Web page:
Forest and forestry in Freiburg

The City of Freiburg’s cultural and economic development, as well as how the people who live here see themselves, have been shaped for centuries by the city’s geographic location in the Upper Rhine Plain at the foot of the Black Forest. The core city is surrounded to the east and south by forested slopes stretching as far as the Rosskopf, Schauinsland, and Schönberg mountains, and to the west by the flat moss forests shaped by groundwater and deciduous trees. Due to the diversity of natural habitats and the various, partly historical forms of management, the municipal forest boasts an exceptionally large number of forest biotopes and plant and animal species.  As owner of more than 5,000 hectares of forest, the city itself manages most of these tracts of forest and has maintained its own municipal forestry office since 1835. The tasks of this office include preserving this diverse, near-natural ecosystem, using wood as a regional and renewable resource, and shaping the municipal forest to ensure that members of the public can access and experience it as a unique space for recreation and leisure. These wide-ranging functions and the great potential of the municipal forest are the reasons for its major significance concerning environmental, climate, and social policies. The forest’s diversity and beauty attract many visitors, making it an important location factor for the city.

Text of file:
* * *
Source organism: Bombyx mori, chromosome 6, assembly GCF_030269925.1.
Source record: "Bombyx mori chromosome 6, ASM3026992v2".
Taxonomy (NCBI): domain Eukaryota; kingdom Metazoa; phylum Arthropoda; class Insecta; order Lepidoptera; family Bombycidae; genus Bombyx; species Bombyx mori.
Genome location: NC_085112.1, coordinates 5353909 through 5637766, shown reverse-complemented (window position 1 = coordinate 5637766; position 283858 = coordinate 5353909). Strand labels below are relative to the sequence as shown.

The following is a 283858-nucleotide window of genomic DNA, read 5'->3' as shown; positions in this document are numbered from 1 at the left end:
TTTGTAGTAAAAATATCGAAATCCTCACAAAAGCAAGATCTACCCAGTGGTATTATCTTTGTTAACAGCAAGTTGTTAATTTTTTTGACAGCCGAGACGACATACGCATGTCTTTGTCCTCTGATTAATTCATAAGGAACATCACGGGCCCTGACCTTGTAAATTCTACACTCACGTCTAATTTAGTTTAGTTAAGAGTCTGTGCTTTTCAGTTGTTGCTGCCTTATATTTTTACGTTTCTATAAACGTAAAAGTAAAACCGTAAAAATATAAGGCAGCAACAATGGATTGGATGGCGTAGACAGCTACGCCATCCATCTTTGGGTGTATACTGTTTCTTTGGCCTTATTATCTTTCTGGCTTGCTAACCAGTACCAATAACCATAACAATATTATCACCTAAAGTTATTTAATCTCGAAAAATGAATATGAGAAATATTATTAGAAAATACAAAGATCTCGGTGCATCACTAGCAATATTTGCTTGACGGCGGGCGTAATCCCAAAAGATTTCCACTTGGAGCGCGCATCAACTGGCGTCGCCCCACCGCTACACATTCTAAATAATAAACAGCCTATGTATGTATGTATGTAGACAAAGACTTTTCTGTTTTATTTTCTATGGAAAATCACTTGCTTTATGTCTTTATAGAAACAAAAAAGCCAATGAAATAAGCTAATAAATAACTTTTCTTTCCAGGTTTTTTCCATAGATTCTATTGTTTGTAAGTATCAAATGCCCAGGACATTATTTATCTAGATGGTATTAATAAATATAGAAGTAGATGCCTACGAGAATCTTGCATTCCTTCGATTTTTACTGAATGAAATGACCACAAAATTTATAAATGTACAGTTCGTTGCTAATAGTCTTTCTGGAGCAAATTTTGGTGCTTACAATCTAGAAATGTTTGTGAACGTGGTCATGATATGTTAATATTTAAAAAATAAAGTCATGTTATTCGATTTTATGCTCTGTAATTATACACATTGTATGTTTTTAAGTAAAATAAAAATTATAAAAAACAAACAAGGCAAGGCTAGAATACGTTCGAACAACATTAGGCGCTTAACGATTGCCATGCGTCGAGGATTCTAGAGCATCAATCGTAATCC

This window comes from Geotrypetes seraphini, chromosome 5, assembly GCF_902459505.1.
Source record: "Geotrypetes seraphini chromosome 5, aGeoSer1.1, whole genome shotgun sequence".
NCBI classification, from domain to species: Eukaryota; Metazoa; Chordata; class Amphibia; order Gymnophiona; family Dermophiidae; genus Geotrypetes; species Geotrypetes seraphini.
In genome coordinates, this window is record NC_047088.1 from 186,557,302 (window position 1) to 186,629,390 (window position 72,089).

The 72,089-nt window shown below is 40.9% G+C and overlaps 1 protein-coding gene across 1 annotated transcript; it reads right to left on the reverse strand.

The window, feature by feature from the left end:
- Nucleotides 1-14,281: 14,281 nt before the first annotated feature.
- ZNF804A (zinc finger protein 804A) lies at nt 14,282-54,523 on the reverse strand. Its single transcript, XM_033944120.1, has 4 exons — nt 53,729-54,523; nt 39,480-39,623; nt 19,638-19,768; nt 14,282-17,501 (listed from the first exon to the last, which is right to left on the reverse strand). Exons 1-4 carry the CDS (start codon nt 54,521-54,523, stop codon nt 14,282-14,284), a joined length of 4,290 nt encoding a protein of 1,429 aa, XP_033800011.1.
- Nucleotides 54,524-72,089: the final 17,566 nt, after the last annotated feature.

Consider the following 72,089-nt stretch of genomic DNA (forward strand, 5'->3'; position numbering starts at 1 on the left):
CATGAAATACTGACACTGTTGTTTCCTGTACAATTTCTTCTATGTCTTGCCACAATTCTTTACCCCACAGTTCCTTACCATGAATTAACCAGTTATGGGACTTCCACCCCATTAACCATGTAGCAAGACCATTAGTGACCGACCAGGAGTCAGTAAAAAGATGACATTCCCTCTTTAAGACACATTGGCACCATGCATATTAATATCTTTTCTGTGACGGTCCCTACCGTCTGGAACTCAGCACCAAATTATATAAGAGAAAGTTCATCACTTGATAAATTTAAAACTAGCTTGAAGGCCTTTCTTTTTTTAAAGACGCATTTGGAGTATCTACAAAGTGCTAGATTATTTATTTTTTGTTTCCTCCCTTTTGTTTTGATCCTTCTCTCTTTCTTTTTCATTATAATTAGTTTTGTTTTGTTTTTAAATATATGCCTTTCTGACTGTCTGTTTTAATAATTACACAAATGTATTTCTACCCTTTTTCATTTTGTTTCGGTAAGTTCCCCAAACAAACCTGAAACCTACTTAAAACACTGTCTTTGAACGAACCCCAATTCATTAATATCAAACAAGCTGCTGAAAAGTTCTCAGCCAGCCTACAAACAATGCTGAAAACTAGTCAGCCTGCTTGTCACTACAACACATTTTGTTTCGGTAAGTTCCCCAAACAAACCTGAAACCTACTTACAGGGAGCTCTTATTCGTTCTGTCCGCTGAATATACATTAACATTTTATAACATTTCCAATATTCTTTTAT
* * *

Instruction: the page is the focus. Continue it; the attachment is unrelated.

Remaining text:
(Photos: City of Freiburg)

The forestry office’s primary task used to be reforesting areas that had been exploited too heavily in the past. Such efforts proved to be an enormous achievement that benefit nature and the landscape today. In addition to managing and maintaining the municipal forest, employees build and operate recreational facilities in the forest, maintain biotopes, educate others about the environment, engage in public relations, and offer many excursions each year. The forestry office also serves as the lower forestry and hunting authority for the state. It fulfills state duties as regards advising and supervising non-municipal tracts of forest (either held by private individuals or foundations) within Freiburg’s boundaries and monitoring compliance with legal regulations.

The Mundenhof, Freiburg’s most important local recreational establishment, is now also a department of the forestry office, which has more than 50 employees.